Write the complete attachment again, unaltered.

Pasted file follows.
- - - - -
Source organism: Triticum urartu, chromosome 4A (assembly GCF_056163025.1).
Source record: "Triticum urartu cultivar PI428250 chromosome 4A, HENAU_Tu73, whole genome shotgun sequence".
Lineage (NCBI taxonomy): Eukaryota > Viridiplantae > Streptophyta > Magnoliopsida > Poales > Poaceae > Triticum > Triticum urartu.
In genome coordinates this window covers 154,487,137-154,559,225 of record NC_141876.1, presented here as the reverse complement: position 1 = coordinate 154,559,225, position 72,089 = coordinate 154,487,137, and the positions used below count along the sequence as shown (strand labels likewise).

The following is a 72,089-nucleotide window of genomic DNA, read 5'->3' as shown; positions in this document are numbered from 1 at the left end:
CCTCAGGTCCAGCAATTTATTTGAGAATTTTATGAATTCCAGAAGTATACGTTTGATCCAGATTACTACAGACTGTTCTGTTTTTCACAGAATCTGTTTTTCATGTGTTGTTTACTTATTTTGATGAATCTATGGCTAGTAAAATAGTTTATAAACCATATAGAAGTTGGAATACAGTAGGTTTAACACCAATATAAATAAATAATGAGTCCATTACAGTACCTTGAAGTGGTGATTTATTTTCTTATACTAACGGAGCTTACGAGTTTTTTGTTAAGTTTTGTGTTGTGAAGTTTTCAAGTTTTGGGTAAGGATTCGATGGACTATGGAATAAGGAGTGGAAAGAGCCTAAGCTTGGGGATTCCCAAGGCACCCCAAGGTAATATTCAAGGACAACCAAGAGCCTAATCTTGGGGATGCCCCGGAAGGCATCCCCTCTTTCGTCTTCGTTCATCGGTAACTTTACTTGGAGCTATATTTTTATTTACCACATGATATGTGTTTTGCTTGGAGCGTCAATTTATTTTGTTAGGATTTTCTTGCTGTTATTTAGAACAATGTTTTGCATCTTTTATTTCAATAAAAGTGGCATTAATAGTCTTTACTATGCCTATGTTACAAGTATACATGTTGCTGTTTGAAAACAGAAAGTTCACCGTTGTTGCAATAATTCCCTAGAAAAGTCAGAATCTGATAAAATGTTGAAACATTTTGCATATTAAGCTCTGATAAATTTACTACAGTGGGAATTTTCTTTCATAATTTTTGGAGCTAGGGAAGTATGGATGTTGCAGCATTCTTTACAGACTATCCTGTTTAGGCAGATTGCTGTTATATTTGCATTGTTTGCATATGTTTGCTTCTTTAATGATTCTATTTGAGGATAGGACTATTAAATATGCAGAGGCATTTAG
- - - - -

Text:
Source organism: Triticum urartu, chromosome 4A (assembly GCF_056163025.1).
Source record: "Triticum urartu cultivar PI428250 chromosome 4A, HENAU_Tu73, whole genome shotgun sequence".
Lineage (NCBI taxonomy): Eukaryota > Viridiplantae > Streptophyta > Magnoliopsida > Poales > Poaceae > Triticum > Triticum urartu.
In genome coordinates this window covers 154,487,137-154,559,225 of record NC_141876.1, presented here as the reverse complement: position 1 = coordinate 154,559,225, position 72,089 = coordinate 154,487,137, and the positions used below count along the sequence as shown (strand labels likewise).

The following is a 72,089-nucleotide window of genomic DNA, read 5'->3' as shown; positions in this document are numbered from 1 at the left end:
CCTCAGGTCCAGCAATTTATTTGAGAATTTTATGAATTCCAGAAGTATACGTTTGATCCAGATTACTACAGACTGTTCTGTTTTTCACAGAATCTGTTTTTCATGTGTTGTTTACTTATTTTGATGAATCTATGGCTAGTAAAATAGTTTATAAACCATATAGAAGTTGGAATACAGTAGGTTTAACACCAATATAAATAAATAATGAGTCCATTACAGTACCTTGAAGTGGTGATTTATTTTCTTATACTAACGGAGCTTACGAGTTTTTTGTTAAGTTTTGTGTTGTGAAGTTTTCAAGTTTTGGGTAAGGATTCGATGGACTATGGAATAAGGAGTGGAAAGAGCCTAAGCTTGGGGATTCCCAAGGCACCCCAAGGTAATATTCAAGGACAACCAAGAGCCTAATCTTGGGGATGCCCCGGAAGGCATCCCCTCTTTCGTCTTCGTTCATCGGTAACTTTACTTGGAGCTATATTTTTATTTACCACATGATATGTGTTTTGCTTGGAGCGTCAATTTATTTTGTTAGGATTTTCTTGCTGTTATTTAGAACAATGTTTTGCATCTTTTATTTCAATAAAAGTGGCATTAATAGTCTTTACTATGCCTATGTTACAAGTATACATGTTGCTGTTTGAAAACAGAAAGTTCACCGTTGTTGCAATAATTCCCTAGAAAAGTCAGAATCTGATAAAATGTTGAAACATTTTGCATATTAAGCTCTGATAAATTTACTACAGTGGGAATTTTCTTTCATAATTTTTGGAGCTAGGGAAGTATGGATGTTGCAGCATTCTTTACAGACTATCCTGTTTAGGCAGATTGCTGTTATATTTGCATTGTTTGCATATGTTTGCTTCTTTAATGATTCTATTTGAGGATAGGACTATTAAATATGCAGAGGCATTTAG